Have weddings changed for good?

Recently, it seems as if “Ring by Spring” has become a reality in my life. A close friend of mine just got married this past weekend, and I have two more weddings to attend before the end of July. In light of this, I’ve begun to think about how weddings are changing as our culture modernizes.

Weddings nowadays have started to become very individualized, as people try to find new and different ways to celebrate their special days.

There are giant weddings at gorgeous venues that are extremely extravagant, small simple weddings with only family and close friends, destination weddings and some people who even decide to skip the wedding hoopla, go to the courthouse, get a marriage license and celebrate with a reception later on. Is this new variety of unstructured weddings a good change for our culture, or are we losing one of the most sacred traditions we share with family and friends?

When deciding on the size of a wedding, I think many people feel pressured to have a relatively large guest list. They don’t want to hurt anyone’s feelings by not inviting them and they’re not sure who it’s safe to leave out. They feel obligated to invite all of their family, no matter how distant.

Cousins, second cousins, third cousins twice removed, everyone must receive an expensive invitation that the couple spent hours sifting through engagement photos for. Which leads us to one of the biggest problems with weddings: Money.

First of all, you’re going to be spending a lot of money on the wedding already because of the cost of a venue, catering, photography, flowers, etc. Adding people into this equation only makes it more expensive, and starting the married life in debt is not the way you want to go. In addition, it’s hard to make sure you get to see everyone and spend a moment with them, which just adds stress to your plate of expensive catered food.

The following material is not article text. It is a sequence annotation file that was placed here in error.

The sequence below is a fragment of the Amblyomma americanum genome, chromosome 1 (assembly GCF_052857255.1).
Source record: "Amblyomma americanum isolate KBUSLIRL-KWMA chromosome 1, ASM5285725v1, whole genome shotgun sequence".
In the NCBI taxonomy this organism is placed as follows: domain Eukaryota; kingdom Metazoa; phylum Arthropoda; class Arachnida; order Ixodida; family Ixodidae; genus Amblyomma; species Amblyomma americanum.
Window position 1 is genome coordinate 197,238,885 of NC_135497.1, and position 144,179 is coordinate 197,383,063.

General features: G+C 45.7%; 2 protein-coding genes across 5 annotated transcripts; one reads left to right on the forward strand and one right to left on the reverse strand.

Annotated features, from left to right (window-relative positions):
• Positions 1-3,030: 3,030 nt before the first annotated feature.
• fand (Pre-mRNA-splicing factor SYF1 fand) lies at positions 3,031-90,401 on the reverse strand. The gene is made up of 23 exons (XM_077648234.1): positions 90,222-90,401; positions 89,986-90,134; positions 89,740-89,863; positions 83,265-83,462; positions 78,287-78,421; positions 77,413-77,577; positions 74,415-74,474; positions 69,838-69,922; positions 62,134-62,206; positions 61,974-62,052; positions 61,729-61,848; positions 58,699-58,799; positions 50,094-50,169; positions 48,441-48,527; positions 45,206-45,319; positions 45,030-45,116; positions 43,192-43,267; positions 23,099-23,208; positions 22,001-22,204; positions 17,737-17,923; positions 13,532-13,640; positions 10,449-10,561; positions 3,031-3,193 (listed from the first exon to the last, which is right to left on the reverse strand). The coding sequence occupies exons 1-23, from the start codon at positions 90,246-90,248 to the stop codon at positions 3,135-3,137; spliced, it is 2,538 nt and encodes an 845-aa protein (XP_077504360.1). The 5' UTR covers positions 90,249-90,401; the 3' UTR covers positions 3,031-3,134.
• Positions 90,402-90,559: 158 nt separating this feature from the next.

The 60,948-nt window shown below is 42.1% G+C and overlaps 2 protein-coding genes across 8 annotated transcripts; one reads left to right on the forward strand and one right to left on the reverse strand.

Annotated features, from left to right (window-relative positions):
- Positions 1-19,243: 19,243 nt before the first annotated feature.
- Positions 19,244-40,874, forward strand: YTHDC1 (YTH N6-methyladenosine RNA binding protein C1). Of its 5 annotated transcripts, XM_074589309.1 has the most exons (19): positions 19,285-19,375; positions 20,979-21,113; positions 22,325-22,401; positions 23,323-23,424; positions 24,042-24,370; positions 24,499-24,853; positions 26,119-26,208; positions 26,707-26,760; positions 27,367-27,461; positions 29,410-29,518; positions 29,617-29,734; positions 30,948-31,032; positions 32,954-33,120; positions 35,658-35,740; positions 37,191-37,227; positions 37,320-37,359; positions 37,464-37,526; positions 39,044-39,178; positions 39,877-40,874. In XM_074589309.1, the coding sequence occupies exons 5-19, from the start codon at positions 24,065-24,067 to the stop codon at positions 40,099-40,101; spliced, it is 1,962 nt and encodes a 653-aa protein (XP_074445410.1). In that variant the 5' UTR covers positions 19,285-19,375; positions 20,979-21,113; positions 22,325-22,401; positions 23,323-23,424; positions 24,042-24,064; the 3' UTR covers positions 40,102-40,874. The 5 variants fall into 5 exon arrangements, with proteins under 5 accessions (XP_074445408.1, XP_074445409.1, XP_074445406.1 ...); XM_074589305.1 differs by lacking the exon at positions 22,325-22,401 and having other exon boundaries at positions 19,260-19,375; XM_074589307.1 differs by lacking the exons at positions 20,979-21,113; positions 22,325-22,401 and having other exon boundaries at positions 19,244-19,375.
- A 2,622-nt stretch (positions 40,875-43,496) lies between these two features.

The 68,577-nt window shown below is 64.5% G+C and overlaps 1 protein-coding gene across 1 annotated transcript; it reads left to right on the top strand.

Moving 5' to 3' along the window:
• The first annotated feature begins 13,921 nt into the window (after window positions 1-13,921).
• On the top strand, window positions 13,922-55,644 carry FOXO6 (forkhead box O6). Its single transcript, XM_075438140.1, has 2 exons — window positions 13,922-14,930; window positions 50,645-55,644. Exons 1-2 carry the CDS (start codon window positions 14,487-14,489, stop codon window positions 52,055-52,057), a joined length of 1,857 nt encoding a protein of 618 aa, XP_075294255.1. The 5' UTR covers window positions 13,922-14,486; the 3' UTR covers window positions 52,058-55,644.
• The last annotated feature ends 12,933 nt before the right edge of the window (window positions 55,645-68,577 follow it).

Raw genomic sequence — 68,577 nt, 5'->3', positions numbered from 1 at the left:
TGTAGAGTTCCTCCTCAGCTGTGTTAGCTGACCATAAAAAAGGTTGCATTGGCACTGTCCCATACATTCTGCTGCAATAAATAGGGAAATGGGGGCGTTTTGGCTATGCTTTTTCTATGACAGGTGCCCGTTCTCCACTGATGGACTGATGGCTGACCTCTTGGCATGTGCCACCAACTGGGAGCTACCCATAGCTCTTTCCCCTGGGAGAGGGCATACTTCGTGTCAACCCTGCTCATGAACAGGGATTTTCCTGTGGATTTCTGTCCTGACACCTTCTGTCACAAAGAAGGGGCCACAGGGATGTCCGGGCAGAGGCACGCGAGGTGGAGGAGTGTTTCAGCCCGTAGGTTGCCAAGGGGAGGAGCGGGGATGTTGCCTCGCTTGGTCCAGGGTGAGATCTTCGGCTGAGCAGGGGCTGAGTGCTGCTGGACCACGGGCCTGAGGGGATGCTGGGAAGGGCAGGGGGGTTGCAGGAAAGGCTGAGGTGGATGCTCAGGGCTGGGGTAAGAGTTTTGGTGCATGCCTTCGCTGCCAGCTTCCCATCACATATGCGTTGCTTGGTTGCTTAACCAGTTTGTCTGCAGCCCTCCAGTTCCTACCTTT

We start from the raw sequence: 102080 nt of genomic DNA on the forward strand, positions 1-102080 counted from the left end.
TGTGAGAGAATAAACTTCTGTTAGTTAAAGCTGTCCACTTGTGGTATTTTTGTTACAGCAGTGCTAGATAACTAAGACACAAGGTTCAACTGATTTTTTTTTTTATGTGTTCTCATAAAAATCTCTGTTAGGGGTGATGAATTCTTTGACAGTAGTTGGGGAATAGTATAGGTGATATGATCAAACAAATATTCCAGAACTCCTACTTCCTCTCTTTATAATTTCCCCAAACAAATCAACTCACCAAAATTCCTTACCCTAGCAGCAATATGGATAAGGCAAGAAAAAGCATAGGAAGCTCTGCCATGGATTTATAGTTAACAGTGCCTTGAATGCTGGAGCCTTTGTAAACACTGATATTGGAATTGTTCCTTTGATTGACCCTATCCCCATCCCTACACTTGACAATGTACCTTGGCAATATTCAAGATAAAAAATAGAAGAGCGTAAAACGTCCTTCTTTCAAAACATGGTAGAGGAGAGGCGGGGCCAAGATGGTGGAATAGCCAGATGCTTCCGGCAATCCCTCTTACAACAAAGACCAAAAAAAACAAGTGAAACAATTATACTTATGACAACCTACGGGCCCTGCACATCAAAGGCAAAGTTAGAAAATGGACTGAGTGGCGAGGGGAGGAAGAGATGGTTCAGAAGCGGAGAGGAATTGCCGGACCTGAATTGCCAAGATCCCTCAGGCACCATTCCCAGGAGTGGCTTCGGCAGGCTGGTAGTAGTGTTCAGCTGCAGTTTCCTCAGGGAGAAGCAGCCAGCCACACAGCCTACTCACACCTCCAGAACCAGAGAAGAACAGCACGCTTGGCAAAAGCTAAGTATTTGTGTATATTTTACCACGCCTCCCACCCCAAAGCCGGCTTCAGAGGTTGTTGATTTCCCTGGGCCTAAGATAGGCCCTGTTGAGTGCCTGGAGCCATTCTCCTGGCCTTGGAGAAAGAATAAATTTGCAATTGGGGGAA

Instead of this craziness, I believe that small weddings are the way to go. They’re intimate, cheap and 20 years down the road, you won’t regret paying for someone’s food that you haven’t talked to since the wedding. One way to do this while making sure that no one’s feelings are hurt is to have a destination wedding.

When you do this, you can invite as many people as you want to, but it’s likely that only your close family and friends will pay for a ticket to come to the wedding. Plus, if you have a destination wedding, you have the opportunity to have the sand between your toes while you get married, instead of uncomfortable heels, and how amazing is that?

In addition to the size of weddings changing, the scene that weddings take place in has also changed, as many of them are not in churches anymore.The majority of weddings are outside these days, and I don’t think that’s a bad thing. I feel as if having the privilege to get married outside, or wherever one wants to get married, is a beautiful thing that helps show the couple’s personality.

One couple might want to get married in a forest, trees surrounding them and sounds of crickets in the background, while another couple might want to get married traditionally in a church. What’s wrong with having options?

Overall, I don’t think that we are ruining the sanctity of weddings in our culture. Sure, maybe the courthouse weddings aren’t the most glamourous, but I think that, all in all, if the couple is happy and happy to be together, that’s all that matters.

It’s a big step to commit to someone for the rest of your life, but I also think it’s a special thing that should happen in a way that reflects your love and the love of the person you’re choosing to spend your life with. Whether that’s on a beach, in a backyard or at an altar, a wedding is a commitment and a cause for celebration.